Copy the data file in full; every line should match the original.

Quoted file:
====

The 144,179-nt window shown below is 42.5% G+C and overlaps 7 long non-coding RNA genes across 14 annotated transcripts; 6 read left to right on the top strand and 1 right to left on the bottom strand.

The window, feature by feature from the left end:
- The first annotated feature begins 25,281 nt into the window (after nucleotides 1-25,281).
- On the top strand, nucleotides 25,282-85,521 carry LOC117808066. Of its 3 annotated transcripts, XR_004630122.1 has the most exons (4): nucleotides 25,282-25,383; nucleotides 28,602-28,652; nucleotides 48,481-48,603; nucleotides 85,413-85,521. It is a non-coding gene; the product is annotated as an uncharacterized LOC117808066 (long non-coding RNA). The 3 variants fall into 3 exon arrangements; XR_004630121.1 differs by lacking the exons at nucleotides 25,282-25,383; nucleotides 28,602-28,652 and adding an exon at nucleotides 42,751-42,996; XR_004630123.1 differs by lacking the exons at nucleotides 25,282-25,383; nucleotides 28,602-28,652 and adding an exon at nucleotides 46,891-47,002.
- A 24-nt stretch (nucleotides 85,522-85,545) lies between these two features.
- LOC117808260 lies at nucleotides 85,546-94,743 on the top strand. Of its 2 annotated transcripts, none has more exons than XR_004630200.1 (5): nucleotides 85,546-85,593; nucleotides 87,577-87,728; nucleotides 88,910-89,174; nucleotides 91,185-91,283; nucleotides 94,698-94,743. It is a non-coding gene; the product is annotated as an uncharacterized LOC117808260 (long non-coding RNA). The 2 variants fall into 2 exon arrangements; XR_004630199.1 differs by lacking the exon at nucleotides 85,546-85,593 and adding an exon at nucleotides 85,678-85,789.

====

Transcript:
The 144,179-nt window shown below is 42.5% G+C and overlaps 7 long non-coding RNA genes across 14 annotated transcripts; 6 read left to right on the top strand and 1 right to left on the bottom strand.

The window, feature by feature from the left end:
- The first annotated feature begins 25,281 nt into the window (after nucleotides 1-25,281).
- On the top strand, nucleotides 25,282-85,521 carry LOC117808066. Of its 3 annotated transcripts, XR_004630122.1 has the most exons (4): nucleotides 25,282-25,383; nucleotides 28,602-28,652; nucleotides 48,481-48,603; nucleotides 85,413-85,521. It is a non-coding gene; the product is annotated as an uncharacterized LOC117808066 (long non-coding RNA). The 3 variants fall into 3 exon arrangements; XR_004630121.1 differs by lacking the exons at nucleotides 25,282-25,383; nucleotides 28,602-28,652 and adding an exon at nucleotides 42,751-42,996; XR_004630123.1 differs by lacking the exons at nucleotides 25,282-25,383; nucleotides 28,602-28,652 and adding an exon at nucleotides 46,891-47,002.
- A 24-nt stretch (nucleotides 85,522-85,545) lies between these two features.
- LOC117808260 lies at nucleotides 85,546-94,743 on the top strand. Of its 2 annotated transcripts, none has more exons than XR_004630200.1 (5): nucleotides 85,546-85,593; nucleotides 87,577-87,728; nucleotides 88,910-89,174; nucleotides 91,185-91,283; nucleotides 94,698-94,743. It is a non-coding gene; the product is annotated as an uncharacterized LOC117808260 (long non-coding RNA). The 2 variants fall into 2 exon arrangements; XR_004630199.1 differs by lacking the exon at nucleotides 85,546-85,593 and adding an exon at nucleotides 85,678-85,789.